BELL GARDENS — A quick-thinking cafeteria worker saved the life of a 14-year-old student at Bell Gardens Intermediate School last week when she realized the young man was choking and applied the Heimlich maneuver.
Toni Lopez, 61, a Commerce resident, was working in the cafeteria after lunch Tuesday when another worker commented that James Rosario, an eighth-grade-student cafeteria worker, "didn't look right."
Lopez, who has worked for the school for almost seven years, said at first she thought the boy was kidding around. "He was stomping his foot, and bent over. I said, 'James, what is it? What's wrong?' and he looked up at me and grabbed his throat. That was the sign I've read about, and I thought, 'Uh oh, no, this is a choking.' "
She got behind the youth, who she said was "wringing wet" with perspiration, bent him over, circled her arms around his torso and squeezed. It took three attempts before the food lodged in his windpipe was freed and the young man was able to breathe.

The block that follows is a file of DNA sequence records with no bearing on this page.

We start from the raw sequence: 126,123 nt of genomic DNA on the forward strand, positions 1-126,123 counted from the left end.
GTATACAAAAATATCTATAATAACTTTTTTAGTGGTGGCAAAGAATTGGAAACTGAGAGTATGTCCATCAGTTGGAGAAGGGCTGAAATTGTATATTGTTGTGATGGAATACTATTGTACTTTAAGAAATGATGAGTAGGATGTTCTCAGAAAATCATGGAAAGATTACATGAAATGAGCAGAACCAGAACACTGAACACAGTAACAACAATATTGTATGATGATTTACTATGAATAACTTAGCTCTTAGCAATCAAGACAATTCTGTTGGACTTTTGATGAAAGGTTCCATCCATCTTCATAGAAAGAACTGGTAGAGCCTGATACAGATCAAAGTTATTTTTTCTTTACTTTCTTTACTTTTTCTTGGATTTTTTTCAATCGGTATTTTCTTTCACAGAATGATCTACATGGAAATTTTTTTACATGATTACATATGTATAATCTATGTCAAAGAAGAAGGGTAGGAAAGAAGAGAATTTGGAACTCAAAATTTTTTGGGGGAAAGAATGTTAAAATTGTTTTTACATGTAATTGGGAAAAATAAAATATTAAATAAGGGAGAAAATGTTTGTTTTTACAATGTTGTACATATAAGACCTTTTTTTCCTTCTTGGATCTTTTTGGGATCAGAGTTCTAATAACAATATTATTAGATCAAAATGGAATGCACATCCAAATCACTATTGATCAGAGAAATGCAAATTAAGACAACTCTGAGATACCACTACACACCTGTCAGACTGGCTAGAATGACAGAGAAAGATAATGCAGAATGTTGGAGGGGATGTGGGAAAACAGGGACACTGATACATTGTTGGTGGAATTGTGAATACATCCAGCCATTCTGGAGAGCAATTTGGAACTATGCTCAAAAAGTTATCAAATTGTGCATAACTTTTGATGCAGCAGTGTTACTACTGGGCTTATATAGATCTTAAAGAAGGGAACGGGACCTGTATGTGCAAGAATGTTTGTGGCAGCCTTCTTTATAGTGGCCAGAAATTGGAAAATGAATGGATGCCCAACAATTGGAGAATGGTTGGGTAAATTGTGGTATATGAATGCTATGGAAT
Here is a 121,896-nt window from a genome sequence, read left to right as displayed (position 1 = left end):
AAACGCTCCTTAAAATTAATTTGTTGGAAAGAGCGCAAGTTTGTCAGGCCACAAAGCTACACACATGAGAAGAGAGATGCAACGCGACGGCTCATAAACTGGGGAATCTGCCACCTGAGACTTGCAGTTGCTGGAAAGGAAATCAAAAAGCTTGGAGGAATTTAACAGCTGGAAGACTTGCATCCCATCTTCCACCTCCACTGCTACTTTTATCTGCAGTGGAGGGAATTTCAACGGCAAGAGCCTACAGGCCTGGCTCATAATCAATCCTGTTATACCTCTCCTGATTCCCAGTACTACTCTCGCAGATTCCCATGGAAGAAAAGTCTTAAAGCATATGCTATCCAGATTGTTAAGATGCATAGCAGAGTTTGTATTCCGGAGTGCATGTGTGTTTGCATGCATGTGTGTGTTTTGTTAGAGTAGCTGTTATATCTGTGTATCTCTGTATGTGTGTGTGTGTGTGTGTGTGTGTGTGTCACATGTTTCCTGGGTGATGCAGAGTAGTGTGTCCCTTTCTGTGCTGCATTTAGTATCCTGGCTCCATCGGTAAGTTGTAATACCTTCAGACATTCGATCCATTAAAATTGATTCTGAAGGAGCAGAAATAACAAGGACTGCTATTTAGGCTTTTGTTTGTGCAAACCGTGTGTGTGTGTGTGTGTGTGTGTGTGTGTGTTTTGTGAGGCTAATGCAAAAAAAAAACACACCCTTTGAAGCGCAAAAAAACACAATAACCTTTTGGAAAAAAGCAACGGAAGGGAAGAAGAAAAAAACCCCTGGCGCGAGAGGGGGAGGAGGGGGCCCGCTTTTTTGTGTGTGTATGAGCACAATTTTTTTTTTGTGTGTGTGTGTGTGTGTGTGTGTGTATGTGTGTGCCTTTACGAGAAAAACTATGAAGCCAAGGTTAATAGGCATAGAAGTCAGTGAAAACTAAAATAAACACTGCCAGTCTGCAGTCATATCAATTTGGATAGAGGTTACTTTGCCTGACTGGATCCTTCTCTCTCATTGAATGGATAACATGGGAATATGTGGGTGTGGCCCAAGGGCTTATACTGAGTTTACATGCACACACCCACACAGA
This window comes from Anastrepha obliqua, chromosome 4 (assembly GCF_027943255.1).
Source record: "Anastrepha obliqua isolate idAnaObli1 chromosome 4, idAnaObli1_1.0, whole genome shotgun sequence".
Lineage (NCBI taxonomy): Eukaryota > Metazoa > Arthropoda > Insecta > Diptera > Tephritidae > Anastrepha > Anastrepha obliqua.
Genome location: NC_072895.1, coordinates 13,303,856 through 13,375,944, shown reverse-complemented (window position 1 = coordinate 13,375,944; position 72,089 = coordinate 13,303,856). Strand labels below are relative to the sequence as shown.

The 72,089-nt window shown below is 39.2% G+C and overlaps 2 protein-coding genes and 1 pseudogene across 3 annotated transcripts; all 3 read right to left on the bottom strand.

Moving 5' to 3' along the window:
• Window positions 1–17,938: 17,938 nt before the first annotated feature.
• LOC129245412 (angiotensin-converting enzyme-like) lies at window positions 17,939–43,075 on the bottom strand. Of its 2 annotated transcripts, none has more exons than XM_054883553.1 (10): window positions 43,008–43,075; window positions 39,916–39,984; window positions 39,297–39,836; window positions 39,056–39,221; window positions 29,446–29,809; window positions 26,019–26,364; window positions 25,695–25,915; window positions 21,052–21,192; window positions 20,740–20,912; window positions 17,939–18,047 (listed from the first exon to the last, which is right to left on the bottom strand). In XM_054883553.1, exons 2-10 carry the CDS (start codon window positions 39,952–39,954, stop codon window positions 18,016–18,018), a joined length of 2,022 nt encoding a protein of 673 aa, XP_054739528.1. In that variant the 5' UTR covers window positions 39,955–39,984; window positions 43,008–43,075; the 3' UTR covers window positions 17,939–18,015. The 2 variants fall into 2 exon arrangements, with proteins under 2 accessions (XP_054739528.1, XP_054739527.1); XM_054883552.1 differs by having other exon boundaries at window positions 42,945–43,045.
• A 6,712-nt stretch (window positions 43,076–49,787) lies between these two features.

Rosario, who returned to school the next day, said he feels fine now. At the time, however, he said it felt like the episode lasted an hour. "I couldn't talk. I wanted to spit it out, but I couldn't, and I couldn't yell. If nobody had been in the cafeteria with me, I would have been dead right now."
Lopez said she has never had any training in the maneuver, but had seen it demonstrated once on television, and on posters in the cafeteria and the teachers' dining room.
Lopez said she thinks her arms were positioned wrong on her first two attempts. The third time, she said, she made sure her arms were just below the bottom of Rosario's rib cage, and she squeezed so hard she lifted him off the ground. "He was getting heavier and heavier each time," she said. "I think he was passing out."
It wasn't until Rosario was able to breathe again, Lopez said, that she became frightened.
"The Lord guided me and said, 'Keep cool.' Later, it scared me to death," she said.
Inspector Art Contessotto of the Los Angeles County Fire Department said Lopez "undoubtedly saved this boy's life." Contessotto said the signs Lopez noticed--someone unable to speak, grasping at their throat and sweating profusely--are universal indications of choking.
Lopez said there should be more public awareness of the Heimlich maneuver. "This can happen at any time," she said. "The manager of our cafeteria, Jo Quesada, (who put up the posters), keeps telling us to be aware of the children all the time and to be alert for problems like this."